Complex seismic signatures are generated due to the complexity of the subsurface which is difficult to interpret. In the present study, an attempt has been made to model the complex subsurface using the Ray tracing modeling technique. Add to this, for the imaging of these geological features, Kirchhoff’s prestack depth migration is applied over the synthetic common shot gather dataset. It is found that the Kirchhoff’s migration technique in addition with the Ray tracing modeling concept has the flexibility towards the imaging of various complex geology which gives satisfactory results with proper delineation of the reflectors at their respective true depth position. The entire work has been carried out under the MATLAB environment.
In this paper, our methodology to assess sustainability of wastewater treatment technologies in Egypt is presented. The preliminary list of factors to be considered, as well as their ranking listed. The factors include, but are not limited to pollutants removal efficiency and energy consumption under the environmental dimension, construction cost, operation and maintenance costs and required land area cost under the economic dimension and public acceptance, noise and generating job opportunities for local residents. This methodology is intended to be a user-friendly screening tool to support the decision making process when investigating different wastewater treatment technologies in Egypt. Based on the research work results presented in this paper, it can be generally concluded that the categorization of some of the social and environmental aspects of sustainability is subjective and highly dependent on the local conditions and researchers’ background.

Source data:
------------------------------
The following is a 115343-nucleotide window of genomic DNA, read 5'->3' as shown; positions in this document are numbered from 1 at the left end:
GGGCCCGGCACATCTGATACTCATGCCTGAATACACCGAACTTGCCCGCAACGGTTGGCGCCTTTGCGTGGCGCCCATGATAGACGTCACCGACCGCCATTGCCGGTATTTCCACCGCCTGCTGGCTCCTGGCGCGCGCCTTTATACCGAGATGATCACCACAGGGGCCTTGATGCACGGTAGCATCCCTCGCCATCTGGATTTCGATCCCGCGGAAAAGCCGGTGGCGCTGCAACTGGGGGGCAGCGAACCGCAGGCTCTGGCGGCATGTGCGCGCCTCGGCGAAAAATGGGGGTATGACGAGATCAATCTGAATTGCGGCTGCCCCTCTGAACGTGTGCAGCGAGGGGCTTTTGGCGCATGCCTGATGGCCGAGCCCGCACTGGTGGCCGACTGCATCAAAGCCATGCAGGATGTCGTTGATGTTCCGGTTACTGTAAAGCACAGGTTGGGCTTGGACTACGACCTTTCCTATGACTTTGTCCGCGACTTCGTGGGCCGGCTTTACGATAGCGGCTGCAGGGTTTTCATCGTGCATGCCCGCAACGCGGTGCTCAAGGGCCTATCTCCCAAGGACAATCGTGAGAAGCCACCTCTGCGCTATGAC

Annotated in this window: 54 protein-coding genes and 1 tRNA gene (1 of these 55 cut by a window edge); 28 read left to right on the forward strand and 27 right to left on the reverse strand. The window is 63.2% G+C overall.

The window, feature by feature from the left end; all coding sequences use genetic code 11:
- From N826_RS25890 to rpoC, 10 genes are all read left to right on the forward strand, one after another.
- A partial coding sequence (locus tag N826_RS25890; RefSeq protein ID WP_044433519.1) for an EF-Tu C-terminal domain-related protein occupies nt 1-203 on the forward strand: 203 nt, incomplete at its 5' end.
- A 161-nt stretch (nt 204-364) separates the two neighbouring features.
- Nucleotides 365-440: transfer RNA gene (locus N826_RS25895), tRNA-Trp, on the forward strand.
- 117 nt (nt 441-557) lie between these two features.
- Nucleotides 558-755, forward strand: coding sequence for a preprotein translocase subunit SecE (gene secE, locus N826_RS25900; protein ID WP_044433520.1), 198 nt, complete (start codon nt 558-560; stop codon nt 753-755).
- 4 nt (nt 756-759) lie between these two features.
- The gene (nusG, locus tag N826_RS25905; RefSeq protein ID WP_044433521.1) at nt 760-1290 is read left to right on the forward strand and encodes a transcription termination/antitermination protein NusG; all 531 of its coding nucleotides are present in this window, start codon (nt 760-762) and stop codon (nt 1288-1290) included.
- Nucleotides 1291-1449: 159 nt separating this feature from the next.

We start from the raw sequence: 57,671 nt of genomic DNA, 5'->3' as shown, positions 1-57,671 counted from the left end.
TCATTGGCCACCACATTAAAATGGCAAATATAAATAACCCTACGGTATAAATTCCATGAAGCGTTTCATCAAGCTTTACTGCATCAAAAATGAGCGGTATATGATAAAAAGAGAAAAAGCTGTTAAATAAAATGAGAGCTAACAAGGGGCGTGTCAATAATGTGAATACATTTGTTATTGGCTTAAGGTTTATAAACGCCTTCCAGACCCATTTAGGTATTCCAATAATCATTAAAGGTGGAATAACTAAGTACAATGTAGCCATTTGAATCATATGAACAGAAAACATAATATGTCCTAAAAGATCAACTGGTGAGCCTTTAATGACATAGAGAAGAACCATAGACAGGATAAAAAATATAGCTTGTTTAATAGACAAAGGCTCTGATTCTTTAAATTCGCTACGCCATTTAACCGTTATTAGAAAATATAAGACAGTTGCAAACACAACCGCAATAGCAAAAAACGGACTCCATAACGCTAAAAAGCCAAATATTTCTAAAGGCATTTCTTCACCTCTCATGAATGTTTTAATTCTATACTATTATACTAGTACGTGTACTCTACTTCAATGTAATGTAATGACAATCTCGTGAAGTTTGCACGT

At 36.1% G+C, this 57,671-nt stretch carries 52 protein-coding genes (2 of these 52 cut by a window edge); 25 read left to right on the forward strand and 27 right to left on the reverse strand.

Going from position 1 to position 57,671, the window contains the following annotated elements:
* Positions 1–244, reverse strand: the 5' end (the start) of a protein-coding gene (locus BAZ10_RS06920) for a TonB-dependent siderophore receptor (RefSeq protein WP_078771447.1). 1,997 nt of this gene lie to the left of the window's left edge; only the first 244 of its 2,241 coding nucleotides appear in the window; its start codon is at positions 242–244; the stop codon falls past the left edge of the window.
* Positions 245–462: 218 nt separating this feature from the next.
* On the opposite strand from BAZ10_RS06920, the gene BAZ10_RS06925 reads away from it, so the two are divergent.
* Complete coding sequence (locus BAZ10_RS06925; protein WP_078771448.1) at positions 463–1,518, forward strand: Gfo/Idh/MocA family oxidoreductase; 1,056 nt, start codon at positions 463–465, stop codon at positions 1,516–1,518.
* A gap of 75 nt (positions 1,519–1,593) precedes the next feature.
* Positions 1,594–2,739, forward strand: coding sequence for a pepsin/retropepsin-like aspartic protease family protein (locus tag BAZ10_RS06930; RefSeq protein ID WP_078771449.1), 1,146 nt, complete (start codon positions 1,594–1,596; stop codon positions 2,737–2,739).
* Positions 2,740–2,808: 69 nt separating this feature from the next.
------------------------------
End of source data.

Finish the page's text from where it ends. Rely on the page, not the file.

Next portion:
Accurately positioning detection of concealed deposits or ore-bodies is one of the difficult problems in mineral exploration field. Theory calculation and exploration practices for tunnel gravity indicate that 3D high-precision Tunnel Gravity Exploration Method (TGEM) can find concealed high-density three-dimensional ore-bodies in the depth. The ore-finding breakthroughs at the depth of the Zhaotong Maoping carbonate-hosted Zn–Pb–(Ag–Ge) deposit in Northeastern Yunnan have proved that the exploration method in combination with MEAHFZ method is effective to detect concealed high-density ore-bodies. TGEM may overcome anomalous ambiguity of other geophysical methods for 3D positioning of concealed ore-bodies.